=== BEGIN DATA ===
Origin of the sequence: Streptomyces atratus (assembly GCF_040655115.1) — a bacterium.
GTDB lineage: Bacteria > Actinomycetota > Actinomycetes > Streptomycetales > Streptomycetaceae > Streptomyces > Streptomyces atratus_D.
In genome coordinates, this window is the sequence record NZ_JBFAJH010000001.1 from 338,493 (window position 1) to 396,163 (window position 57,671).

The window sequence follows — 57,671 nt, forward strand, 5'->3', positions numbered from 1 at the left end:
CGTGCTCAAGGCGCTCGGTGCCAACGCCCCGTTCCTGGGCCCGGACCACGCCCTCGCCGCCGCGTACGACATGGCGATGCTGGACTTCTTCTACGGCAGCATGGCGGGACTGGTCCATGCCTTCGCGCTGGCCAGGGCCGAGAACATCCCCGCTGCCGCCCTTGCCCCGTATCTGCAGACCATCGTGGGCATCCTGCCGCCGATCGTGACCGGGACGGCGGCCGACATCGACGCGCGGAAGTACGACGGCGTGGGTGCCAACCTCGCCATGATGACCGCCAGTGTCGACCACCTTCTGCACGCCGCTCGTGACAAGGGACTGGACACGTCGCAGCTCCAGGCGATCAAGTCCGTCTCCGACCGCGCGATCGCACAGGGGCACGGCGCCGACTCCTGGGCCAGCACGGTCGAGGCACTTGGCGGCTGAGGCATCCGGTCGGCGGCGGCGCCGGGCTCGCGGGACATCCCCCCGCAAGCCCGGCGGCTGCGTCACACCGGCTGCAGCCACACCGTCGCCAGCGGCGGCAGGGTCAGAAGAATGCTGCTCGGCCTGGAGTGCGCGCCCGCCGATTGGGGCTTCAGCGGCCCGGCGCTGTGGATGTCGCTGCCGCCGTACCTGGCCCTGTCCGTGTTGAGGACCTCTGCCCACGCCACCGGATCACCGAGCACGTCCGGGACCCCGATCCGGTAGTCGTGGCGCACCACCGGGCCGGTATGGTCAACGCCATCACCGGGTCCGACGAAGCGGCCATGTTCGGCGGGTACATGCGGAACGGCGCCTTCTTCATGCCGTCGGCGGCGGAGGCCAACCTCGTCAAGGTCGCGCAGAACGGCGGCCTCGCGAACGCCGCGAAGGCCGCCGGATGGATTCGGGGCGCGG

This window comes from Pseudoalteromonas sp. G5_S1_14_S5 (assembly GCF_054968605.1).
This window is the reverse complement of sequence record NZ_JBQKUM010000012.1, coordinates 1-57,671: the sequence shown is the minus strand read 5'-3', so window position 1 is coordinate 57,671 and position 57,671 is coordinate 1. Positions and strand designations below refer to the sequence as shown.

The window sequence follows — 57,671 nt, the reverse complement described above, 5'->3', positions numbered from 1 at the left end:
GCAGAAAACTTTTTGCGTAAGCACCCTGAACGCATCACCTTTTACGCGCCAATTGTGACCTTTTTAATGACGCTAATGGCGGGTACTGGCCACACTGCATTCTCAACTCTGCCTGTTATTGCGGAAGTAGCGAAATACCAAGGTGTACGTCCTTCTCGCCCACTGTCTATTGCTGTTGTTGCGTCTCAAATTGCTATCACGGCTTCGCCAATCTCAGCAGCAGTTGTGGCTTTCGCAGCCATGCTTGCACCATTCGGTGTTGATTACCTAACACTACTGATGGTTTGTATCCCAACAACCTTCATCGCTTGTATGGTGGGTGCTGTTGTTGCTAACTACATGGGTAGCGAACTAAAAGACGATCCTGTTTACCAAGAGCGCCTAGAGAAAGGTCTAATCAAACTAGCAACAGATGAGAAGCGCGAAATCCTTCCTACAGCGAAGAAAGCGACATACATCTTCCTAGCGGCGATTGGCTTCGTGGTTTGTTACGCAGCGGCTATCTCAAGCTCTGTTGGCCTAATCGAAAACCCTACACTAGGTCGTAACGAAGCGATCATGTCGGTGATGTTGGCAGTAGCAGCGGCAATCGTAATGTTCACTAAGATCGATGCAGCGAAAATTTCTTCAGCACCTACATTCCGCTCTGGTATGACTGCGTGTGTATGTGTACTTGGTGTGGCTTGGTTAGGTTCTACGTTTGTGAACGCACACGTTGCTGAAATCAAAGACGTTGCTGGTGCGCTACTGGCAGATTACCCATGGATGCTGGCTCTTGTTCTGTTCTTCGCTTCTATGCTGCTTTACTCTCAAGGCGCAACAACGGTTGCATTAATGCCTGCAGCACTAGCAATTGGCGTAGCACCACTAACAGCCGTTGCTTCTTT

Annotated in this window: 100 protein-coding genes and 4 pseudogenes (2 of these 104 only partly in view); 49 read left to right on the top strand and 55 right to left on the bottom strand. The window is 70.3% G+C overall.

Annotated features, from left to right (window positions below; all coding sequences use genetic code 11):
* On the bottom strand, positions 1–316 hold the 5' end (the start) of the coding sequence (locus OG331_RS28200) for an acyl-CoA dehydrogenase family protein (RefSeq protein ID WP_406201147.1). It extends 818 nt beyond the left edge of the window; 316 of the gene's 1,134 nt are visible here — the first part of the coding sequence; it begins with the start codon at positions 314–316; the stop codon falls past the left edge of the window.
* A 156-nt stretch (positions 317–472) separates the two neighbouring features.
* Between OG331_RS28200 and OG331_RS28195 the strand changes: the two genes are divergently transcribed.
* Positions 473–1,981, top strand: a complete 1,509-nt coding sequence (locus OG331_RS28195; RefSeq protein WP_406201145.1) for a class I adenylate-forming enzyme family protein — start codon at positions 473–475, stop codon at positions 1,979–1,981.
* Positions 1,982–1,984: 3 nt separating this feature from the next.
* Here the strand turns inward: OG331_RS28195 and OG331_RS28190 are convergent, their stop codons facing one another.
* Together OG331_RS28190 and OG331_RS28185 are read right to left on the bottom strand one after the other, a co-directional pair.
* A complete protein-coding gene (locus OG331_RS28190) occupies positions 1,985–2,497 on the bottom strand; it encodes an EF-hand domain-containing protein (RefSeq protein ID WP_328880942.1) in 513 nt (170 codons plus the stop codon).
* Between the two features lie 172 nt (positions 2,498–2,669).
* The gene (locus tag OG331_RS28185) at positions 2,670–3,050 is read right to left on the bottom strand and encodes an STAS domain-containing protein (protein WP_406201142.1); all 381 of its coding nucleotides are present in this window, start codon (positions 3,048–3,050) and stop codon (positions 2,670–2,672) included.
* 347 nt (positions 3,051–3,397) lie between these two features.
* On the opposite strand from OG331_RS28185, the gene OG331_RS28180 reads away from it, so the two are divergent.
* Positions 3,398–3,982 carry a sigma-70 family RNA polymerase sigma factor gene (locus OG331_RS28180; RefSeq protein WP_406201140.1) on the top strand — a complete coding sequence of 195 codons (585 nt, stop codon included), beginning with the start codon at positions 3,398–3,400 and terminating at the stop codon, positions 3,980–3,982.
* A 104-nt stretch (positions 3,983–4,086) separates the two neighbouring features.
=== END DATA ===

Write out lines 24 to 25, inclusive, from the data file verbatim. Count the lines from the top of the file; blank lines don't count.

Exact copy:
* Positions 3,398–3,982 carry a sigma-70 family RNA polymerase sigma factor gene (locus OG331_RS28180; RefSeq protein WP_406201140.1) on the top strand — a complete coding sequence of 195 codons (585 nt, stop codon included), beginning with the start codon at positions 3,398–3,400 and terminating at the stop codon, positions 3,980–3,982.
* A 104-nt stretch (positions 3,983–4,086) separates the two neighbouring features.